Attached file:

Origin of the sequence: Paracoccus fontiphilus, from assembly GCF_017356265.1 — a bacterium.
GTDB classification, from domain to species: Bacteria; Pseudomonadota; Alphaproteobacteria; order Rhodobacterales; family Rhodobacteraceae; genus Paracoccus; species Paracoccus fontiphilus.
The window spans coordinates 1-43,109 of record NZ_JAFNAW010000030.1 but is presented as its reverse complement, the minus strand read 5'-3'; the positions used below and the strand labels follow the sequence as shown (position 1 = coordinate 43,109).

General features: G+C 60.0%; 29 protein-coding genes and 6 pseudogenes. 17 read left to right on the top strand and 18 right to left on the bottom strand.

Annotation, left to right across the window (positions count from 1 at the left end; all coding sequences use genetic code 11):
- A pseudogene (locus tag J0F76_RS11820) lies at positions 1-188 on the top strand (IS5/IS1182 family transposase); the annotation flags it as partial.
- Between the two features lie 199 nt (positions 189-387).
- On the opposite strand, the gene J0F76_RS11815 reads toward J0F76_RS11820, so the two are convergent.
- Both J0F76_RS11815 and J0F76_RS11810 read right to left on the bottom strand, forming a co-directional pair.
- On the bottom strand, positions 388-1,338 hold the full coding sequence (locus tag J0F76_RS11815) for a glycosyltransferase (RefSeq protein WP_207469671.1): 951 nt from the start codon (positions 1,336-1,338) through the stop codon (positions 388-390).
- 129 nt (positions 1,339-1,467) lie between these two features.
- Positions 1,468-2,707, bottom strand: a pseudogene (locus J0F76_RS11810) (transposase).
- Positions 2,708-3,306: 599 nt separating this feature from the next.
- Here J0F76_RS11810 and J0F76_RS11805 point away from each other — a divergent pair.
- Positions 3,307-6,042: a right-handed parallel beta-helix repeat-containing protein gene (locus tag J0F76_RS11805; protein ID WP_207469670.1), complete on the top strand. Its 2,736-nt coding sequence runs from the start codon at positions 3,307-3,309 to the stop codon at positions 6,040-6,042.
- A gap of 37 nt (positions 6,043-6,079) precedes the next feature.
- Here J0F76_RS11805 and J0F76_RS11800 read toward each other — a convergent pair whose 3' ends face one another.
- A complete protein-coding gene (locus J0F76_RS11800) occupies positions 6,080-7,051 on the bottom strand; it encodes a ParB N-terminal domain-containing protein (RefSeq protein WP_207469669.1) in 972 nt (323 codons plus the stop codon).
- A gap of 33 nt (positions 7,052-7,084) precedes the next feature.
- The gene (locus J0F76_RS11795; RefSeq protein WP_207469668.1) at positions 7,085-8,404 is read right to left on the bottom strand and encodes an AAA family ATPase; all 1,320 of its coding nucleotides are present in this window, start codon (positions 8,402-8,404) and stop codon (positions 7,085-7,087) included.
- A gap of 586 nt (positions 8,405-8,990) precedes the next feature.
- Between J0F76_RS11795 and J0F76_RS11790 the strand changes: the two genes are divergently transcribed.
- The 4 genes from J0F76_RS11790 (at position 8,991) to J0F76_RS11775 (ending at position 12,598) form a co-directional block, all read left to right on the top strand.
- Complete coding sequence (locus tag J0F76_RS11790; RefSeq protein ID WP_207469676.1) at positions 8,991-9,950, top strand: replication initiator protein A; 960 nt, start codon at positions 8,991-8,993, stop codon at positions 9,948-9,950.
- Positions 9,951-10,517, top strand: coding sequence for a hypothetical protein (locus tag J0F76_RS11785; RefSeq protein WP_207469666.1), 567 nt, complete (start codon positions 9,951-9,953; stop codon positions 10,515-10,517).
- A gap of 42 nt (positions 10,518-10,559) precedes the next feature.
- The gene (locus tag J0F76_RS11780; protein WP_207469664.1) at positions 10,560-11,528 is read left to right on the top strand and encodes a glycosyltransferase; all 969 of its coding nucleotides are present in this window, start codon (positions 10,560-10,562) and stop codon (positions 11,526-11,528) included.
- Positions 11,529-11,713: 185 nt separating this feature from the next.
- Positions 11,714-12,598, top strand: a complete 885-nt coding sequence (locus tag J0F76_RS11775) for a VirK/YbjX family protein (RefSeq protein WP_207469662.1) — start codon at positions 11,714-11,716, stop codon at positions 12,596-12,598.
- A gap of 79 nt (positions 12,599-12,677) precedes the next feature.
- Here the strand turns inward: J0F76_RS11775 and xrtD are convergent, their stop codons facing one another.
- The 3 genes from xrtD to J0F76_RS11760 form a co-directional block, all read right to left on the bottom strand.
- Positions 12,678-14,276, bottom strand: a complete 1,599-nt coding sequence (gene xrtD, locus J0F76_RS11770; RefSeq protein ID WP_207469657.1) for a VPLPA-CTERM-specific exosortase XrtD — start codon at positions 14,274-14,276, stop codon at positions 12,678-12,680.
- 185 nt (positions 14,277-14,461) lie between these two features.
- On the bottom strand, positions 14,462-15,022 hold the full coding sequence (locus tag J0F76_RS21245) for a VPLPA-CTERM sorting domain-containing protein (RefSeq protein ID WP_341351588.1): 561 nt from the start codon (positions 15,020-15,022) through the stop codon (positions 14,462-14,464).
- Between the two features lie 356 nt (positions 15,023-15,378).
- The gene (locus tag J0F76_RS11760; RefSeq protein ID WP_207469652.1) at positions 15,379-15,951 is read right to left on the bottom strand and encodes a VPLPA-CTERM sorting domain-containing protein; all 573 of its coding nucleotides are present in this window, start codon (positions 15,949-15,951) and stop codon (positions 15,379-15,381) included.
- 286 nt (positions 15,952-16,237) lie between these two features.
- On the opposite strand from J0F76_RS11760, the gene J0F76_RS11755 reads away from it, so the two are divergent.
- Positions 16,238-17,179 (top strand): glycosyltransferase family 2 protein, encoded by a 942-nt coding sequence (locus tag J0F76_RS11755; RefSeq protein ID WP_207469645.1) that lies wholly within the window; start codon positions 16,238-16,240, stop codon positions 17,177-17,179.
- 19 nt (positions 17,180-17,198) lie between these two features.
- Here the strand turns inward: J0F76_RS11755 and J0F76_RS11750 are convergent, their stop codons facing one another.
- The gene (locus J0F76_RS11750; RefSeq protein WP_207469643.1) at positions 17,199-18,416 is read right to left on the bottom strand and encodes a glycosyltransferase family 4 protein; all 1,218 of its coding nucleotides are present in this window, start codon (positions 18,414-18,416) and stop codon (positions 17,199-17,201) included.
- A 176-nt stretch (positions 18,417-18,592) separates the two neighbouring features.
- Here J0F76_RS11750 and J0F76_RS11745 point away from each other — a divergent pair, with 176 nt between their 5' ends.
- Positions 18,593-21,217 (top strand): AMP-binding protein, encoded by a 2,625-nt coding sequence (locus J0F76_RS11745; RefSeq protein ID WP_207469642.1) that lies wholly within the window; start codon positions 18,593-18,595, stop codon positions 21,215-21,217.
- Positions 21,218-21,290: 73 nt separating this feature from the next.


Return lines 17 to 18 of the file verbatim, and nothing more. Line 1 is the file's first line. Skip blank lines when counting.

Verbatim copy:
- Here J0F76_RS11805 and J0F76_RS11800 read toward each other — a convergent pair whose 3' ends face one another.
- A complete protein-coding gene (locus J0F76_RS11800) occupies positions 6,080-7,051 on the bottom strand; it encodes a ParB N-terminal domain-containing protein (RefSeq protein WP_207469669.1) in 972 nt (323 codons plus the stop codon).